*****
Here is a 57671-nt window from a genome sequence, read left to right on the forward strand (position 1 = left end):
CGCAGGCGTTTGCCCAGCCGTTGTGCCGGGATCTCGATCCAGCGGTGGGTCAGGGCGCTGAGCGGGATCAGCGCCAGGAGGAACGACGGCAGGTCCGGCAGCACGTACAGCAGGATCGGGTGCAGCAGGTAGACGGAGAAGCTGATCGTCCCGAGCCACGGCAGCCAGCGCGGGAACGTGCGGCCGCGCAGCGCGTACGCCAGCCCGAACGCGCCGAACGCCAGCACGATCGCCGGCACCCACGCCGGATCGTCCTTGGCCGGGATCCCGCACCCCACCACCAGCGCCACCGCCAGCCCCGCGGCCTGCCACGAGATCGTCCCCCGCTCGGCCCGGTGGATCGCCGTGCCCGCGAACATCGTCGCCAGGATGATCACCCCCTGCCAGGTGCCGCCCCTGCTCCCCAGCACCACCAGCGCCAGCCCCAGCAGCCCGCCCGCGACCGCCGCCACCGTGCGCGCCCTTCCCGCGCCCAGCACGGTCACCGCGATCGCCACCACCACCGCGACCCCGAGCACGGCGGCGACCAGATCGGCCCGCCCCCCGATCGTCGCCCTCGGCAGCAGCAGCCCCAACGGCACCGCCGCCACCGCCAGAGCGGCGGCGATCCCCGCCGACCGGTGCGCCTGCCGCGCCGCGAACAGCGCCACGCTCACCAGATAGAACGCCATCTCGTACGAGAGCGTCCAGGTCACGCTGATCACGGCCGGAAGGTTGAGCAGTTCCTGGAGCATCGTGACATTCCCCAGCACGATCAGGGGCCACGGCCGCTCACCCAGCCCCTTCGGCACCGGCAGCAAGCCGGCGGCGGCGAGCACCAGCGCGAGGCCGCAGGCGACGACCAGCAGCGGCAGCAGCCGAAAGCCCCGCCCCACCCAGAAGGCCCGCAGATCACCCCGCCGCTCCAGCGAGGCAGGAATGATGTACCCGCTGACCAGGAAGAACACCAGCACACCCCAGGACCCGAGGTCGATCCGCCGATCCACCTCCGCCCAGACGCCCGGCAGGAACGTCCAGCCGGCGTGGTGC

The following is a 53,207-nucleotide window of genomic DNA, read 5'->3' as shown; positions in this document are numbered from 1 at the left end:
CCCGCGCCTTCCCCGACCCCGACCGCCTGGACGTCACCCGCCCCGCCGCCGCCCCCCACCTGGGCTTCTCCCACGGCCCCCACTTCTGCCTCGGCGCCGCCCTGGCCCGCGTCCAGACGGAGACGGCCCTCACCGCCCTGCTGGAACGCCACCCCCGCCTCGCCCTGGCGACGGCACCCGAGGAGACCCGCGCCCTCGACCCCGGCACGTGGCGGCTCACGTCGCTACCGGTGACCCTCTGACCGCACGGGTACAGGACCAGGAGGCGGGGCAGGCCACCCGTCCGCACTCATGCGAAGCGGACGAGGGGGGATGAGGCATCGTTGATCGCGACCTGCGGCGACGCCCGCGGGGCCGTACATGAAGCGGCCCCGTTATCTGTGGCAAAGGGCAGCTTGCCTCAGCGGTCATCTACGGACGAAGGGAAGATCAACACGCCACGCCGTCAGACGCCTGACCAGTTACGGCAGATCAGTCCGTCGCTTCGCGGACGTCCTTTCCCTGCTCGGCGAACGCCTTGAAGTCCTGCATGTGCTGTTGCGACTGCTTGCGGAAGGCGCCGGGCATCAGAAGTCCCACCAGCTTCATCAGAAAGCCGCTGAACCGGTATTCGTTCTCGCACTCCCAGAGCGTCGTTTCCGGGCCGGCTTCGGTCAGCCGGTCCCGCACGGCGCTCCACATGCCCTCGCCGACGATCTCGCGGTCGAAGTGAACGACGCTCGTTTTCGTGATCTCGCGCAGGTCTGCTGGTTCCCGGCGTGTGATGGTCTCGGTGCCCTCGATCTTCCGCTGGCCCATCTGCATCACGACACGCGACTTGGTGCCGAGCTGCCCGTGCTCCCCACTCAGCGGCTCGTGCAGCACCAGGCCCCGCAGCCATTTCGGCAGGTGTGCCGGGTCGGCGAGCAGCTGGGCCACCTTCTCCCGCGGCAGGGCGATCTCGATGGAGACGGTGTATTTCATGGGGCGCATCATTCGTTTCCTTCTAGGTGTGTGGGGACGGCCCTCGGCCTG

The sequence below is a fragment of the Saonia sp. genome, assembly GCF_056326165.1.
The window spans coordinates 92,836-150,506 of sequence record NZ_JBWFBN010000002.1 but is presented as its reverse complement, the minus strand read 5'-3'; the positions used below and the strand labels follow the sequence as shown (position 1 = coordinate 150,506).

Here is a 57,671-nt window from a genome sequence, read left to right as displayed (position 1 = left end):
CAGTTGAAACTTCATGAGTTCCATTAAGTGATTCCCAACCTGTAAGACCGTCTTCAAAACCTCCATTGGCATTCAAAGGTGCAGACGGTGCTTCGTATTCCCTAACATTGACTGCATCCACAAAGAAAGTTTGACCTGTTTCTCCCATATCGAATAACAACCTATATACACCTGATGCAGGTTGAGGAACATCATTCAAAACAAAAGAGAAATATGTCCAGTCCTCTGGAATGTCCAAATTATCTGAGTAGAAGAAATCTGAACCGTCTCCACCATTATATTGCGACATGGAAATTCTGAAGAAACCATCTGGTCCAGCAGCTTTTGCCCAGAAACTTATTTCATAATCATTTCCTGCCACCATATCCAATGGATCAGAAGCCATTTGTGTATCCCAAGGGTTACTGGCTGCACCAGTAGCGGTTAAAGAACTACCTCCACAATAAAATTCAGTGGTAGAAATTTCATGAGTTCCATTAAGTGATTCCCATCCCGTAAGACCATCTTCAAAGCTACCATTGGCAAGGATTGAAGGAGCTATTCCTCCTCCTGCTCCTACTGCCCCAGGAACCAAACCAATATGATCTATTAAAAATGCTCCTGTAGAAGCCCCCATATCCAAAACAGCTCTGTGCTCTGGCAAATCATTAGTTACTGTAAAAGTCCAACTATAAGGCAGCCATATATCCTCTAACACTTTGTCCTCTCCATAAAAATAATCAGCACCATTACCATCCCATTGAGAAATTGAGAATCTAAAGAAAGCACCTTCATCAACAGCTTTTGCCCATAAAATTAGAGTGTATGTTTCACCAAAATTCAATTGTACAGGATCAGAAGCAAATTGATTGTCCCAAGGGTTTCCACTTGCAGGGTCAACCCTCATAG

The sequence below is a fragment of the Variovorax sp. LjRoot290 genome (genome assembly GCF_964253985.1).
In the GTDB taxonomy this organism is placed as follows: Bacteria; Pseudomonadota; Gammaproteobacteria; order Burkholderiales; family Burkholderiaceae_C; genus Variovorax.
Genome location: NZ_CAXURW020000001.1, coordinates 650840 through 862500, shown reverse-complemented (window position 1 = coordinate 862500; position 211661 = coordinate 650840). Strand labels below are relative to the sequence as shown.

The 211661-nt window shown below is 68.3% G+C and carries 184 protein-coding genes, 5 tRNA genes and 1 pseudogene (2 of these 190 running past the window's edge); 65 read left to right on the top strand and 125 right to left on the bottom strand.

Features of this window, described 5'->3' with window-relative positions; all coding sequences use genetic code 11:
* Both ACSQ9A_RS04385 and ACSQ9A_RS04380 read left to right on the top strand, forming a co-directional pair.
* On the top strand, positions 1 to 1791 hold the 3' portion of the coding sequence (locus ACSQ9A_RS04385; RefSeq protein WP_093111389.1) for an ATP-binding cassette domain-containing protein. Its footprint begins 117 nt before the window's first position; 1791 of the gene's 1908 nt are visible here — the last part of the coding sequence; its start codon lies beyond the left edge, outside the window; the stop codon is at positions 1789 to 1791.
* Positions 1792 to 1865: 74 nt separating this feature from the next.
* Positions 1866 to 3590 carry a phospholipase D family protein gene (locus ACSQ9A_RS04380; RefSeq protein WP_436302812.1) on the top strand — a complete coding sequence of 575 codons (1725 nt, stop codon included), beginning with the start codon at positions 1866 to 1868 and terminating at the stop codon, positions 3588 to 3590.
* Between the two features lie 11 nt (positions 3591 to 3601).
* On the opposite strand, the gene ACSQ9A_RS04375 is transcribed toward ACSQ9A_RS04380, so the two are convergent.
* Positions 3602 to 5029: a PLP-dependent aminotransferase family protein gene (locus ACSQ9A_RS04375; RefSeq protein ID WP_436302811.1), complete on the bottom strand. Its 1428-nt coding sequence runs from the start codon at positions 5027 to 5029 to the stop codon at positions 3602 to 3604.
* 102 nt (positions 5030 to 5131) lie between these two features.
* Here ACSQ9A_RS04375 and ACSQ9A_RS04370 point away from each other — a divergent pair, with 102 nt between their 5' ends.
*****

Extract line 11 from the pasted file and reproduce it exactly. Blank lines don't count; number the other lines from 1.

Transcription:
Genome location: NZ_CAXURW020000001.1, coordinates 650840 through 862500, shown reverse-complemented (window position 1 = coordinate 862500; position 211661 = coordinate 650840). Strand labels below are relative to the sequence as shown.